Chinese Government Urged To Buy Chinese. At Least A Bit More
If you are stuck in Beijing traffic, while police closes the center lane to give preferential treatment to a government motorcade, you will notice a penchant for foreign brands amongst Chinese government officials: White license plates (= government) are usually found on bigger bore Audis, BMWs, and Mercedeses (or “Benz” as they are called in China.) After all, they are made in China in joint ventures, and only petty people will point out that an Audi A8, a Volkswagen Touareg, or a Benz S Class are imports.
The tastes are about to change, albeit not too drastically.
Chinese authorities are publicly thinking about new regulations to increase the ratio of domestic brand cars to more than 50 percent in government procurement of official cars, reports Xinhua. The government is the biggest customer of cars in China, with an annual budget of around $15b. The total value of official-car purchase is 8 percent of the total value of car sales in China.
Not only are government officials being asked to buy Chinese. They are also urged not to splurge.
Under the proposed regulation, ordinary vehicles of all government departments nationwide should have an engine displacement of up to 1.8 liters and cost less than $23,500.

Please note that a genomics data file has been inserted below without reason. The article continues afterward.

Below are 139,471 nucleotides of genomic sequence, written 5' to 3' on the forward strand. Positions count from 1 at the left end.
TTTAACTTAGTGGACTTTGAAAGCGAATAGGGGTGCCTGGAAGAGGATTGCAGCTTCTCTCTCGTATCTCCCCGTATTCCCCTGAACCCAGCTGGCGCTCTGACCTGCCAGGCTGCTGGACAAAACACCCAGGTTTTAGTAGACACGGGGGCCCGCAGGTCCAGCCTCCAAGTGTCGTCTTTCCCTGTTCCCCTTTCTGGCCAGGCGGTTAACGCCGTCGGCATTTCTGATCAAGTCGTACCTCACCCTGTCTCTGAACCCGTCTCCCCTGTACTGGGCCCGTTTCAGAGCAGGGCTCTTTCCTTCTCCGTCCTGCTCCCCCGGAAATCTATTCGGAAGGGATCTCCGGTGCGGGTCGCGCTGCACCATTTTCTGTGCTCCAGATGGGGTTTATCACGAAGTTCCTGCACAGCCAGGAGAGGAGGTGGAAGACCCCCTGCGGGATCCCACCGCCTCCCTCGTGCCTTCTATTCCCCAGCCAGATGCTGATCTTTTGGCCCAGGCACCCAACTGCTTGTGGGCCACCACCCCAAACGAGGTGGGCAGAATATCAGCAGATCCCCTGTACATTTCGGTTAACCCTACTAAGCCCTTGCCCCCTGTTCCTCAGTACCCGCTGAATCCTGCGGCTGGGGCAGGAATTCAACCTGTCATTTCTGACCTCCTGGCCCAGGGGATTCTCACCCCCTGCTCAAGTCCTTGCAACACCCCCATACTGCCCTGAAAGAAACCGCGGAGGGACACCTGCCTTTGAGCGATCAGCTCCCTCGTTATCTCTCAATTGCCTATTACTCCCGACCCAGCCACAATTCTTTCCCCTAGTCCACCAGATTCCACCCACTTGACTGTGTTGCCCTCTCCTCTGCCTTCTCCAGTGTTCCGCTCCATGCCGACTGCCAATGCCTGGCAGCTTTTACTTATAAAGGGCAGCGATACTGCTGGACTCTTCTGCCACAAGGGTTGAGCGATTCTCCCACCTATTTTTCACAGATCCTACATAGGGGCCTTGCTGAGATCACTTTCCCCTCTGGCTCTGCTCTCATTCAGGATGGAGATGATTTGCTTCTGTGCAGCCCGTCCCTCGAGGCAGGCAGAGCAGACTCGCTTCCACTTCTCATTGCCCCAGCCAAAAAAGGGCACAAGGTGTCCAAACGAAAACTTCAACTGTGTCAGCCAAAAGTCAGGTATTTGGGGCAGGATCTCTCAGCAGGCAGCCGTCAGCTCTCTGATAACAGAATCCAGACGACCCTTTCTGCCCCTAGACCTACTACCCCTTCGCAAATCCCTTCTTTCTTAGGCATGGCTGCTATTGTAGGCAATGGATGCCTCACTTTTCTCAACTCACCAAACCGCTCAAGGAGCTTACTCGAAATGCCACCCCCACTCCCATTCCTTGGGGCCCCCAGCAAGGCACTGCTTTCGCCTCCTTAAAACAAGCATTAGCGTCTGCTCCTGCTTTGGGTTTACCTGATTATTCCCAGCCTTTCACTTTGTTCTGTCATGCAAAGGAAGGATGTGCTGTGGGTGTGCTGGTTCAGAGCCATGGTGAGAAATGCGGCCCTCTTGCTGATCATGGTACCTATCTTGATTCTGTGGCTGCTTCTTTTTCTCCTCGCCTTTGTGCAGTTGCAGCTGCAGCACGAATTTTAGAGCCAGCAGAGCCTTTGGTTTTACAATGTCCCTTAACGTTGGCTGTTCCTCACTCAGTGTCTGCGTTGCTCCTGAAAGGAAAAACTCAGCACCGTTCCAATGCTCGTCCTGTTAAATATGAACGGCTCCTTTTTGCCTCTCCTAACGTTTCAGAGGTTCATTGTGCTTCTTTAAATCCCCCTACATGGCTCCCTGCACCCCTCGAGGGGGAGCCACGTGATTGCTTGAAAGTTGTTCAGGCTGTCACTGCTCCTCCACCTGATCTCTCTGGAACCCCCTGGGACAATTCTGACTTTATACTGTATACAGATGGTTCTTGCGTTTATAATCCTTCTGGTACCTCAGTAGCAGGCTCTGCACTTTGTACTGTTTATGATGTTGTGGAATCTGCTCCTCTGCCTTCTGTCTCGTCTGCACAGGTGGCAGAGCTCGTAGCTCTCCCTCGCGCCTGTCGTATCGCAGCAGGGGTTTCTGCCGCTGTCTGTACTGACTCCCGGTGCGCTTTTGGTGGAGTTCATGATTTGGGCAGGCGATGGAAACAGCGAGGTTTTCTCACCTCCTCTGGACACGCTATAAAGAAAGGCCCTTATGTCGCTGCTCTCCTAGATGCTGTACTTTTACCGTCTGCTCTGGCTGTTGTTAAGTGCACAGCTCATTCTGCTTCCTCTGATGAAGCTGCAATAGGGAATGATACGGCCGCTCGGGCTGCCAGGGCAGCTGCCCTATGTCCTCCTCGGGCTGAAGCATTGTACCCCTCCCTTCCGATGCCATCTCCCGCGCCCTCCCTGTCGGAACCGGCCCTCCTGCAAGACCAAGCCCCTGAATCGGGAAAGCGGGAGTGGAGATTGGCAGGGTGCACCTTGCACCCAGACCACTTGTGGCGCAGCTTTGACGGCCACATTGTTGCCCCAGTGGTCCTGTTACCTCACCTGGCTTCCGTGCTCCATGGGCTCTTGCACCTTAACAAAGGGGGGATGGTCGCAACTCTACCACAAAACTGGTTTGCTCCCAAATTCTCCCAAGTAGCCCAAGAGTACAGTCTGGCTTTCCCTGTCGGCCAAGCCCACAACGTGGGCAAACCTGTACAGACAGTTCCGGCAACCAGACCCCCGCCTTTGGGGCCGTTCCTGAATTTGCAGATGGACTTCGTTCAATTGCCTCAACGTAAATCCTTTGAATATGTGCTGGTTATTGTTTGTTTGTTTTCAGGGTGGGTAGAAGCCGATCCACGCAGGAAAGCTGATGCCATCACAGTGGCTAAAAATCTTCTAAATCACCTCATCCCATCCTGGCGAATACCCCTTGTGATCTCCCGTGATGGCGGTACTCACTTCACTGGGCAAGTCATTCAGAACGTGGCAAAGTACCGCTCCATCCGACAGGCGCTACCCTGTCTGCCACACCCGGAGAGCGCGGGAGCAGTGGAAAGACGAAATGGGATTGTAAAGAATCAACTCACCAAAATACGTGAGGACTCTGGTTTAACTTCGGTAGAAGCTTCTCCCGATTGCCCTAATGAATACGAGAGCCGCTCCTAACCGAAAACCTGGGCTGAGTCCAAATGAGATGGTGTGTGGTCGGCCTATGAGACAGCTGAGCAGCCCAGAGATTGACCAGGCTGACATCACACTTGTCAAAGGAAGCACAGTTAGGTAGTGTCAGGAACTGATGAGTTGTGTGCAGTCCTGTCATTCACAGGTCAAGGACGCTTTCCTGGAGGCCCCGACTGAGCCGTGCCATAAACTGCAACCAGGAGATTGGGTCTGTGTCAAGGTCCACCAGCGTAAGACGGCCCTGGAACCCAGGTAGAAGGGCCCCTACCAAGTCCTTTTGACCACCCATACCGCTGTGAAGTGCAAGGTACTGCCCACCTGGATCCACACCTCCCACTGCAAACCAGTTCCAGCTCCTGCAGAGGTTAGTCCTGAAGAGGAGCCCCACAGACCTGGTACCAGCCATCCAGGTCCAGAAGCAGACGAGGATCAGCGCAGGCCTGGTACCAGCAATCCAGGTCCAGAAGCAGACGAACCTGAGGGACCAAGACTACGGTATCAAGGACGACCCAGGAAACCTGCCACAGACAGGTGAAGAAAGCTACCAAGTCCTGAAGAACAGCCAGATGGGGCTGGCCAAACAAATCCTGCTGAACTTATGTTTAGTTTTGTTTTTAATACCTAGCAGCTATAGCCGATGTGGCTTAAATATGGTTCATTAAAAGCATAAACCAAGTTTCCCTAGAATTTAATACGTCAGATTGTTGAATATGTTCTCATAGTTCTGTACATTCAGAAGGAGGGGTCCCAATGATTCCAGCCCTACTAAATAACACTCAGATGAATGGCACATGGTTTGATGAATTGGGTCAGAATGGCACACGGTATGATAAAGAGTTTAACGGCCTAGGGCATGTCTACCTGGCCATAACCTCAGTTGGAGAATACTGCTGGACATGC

Ministers and provincial heads should make do with an engine displacement of up to 3.0 liters and a price below $66,000.
Domestic car manufactures welcomed the new regulations, saying they will be given a boost by the change. We’ll keep an eye on Beijing’s center lanes to monitor whether the new regulations will make a difference. Others are watching as well. So far, China’s Procurement Center of the Central People’s Government (PCCG) has deemed 721 vehicles as excessive or extravagant. A drop in the bucket, we’d say.
Bertel Schmitt comes back to journalism after taking a 35 year break in advertising and marketing. He ran and owned advertising agencies in Duesseldorf, Germany, and New York City. Volkswagen A.G. was Bertel's most important corporate account. Schmitt's advertising and marketing career touched many corners of the industry with a special focus on automotive products and services. Since 2004, he lives in Japan and China with his wife <a href="http://www.tomokoandbertel.com"> Tomoko </a>. Bertel Schmitt is a founding board member of the <a href="http://www.offshoresuperseries.com"> Offshore Super Series </a>, an American offshore powerboat racing organization. He is co-owner of the racing team Typhoon.
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